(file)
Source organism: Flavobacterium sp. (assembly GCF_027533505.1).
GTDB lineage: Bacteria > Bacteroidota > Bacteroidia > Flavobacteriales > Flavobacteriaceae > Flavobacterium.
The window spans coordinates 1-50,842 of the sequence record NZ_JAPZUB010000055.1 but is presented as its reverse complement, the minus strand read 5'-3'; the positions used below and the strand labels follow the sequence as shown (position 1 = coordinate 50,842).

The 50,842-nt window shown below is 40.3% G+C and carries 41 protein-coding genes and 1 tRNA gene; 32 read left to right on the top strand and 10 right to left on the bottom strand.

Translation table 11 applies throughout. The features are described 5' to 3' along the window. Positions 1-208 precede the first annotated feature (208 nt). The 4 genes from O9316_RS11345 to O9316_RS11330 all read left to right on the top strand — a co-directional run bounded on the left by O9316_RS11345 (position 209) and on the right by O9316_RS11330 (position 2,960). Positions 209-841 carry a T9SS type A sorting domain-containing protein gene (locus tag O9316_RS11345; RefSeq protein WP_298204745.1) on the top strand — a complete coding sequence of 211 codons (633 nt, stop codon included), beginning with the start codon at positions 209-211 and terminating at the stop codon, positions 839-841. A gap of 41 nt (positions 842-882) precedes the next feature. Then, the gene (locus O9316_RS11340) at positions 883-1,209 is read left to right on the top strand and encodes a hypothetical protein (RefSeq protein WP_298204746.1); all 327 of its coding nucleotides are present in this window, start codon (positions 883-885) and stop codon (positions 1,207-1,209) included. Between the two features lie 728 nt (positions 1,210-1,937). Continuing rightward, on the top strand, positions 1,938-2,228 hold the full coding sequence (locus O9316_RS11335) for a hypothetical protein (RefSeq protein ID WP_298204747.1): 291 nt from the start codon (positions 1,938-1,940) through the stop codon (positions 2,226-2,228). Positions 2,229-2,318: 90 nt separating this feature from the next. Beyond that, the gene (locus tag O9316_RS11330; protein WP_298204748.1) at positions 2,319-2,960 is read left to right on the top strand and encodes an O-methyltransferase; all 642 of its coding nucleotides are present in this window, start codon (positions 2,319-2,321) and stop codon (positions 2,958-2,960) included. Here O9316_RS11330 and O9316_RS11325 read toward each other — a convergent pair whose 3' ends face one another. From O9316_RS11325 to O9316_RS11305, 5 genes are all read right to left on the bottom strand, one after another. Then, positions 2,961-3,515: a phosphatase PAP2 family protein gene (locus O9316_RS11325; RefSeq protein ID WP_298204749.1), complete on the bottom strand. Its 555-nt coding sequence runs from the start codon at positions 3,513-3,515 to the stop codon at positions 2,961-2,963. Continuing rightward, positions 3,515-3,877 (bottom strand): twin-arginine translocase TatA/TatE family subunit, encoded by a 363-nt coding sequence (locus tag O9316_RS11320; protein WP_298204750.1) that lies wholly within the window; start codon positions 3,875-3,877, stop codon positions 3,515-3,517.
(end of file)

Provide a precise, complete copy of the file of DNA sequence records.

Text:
Source organism: Flavobacterium sp. (assembly GCF_027533505.1).
GTDB lineage: Bacteria > Bacteroidota > Bacteroidia > Flavobacteriales > Flavobacteriaceae > Flavobacterium.
The window spans coordinates 1-50,842 of the sequence record NZ_JAPZUB010000055.1 but is presented as its reverse complement, the minus strand read 5'-3'; the positions used below and the strand labels follow the sequence as shown (position 1 = coordinate 50,842).

The 50,842-nt window shown below is 40.3% G+C and carries 41 protein-coding genes and 1 tRNA gene; 32 read left to right on the top strand and 10 right to left on the bottom strand.

Translation table 11 applies throughout. The features are described 5' to 3' along the window. Positions 1-208 precede the first annotated feature (208 nt). The 4 genes from O9316_RS11345 to O9316_RS11330 all read left to right on the top strand — a co-directional run bounded on the left by O9316_RS11345 (position 209) and on the right by O9316_RS11330 (position 2,960). Positions 209-841 carry a T9SS type A sorting domain-containing protein gene (locus tag O9316_RS11345; RefSeq protein WP_298204745.1) on the top strand — a complete coding sequence of 211 codons (633 nt, stop codon included), beginning with the start codon at positions 209-211 and terminating at the stop codon, positions 839-841. A gap of 41 nt (positions 842-882) precedes the next feature. Then, the gene (locus O9316_RS11340) at positions 883-1,209 is read left to right on the top strand and encodes a hypothetical protein (RefSeq protein WP_298204746.1); all 327 of its coding nucleotides are present in this window, start codon (positions 883-885) and stop codon (positions 1,207-1,209) included. Between the two features lie 728 nt (positions 1,210-1,937). Continuing rightward, on the top strand, positions 1,938-2,228 hold the full coding sequence (locus O9316_RS11335) for a hypothetical protein (RefSeq protein ID WP_298204747.1): 291 nt from the start codon (positions 1,938-1,940) through the stop codon (positions 2,226-2,228). Positions 2,229-2,318: 90 nt separating this feature from the next. Beyond that, the gene (locus tag O9316_RS11330; protein WP_298204748.1) at positions 2,319-2,960 is read left to right on the top strand and encodes an O-methyltransferase; all 642 of its coding nucleotides are present in this window, start codon (positions 2,319-2,321) and stop codon (positions 2,958-2,960) included. Here O9316_RS11330 and O9316_RS11325 read toward each other — a convergent pair whose 3' ends face one another. From O9316_RS11325 to O9316_RS11305, 5 genes are all read right to left on the bottom strand, one after another. Then, positions 2,961-3,515: a phosphatase PAP2 family protein gene (locus O9316_RS11325; RefSeq protein ID WP_298204749.1), complete on the bottom strand. Its 555-nt coding sequence runs from the start codon at positions 3,513-3,515 to the stop codon at positions 2,961-2,963. Continuing rightward, positions 3,515-3,877 (bottom strand): twin-arginine translocase TatA/TatE family subunit, encoded by a 363-nt coding sequence (locus tag O9316_RS11320; protein WP_298204750.1) that lies wholly within the window; start codon positions 3,875-3,877, stop codon positions 3,515-3,517.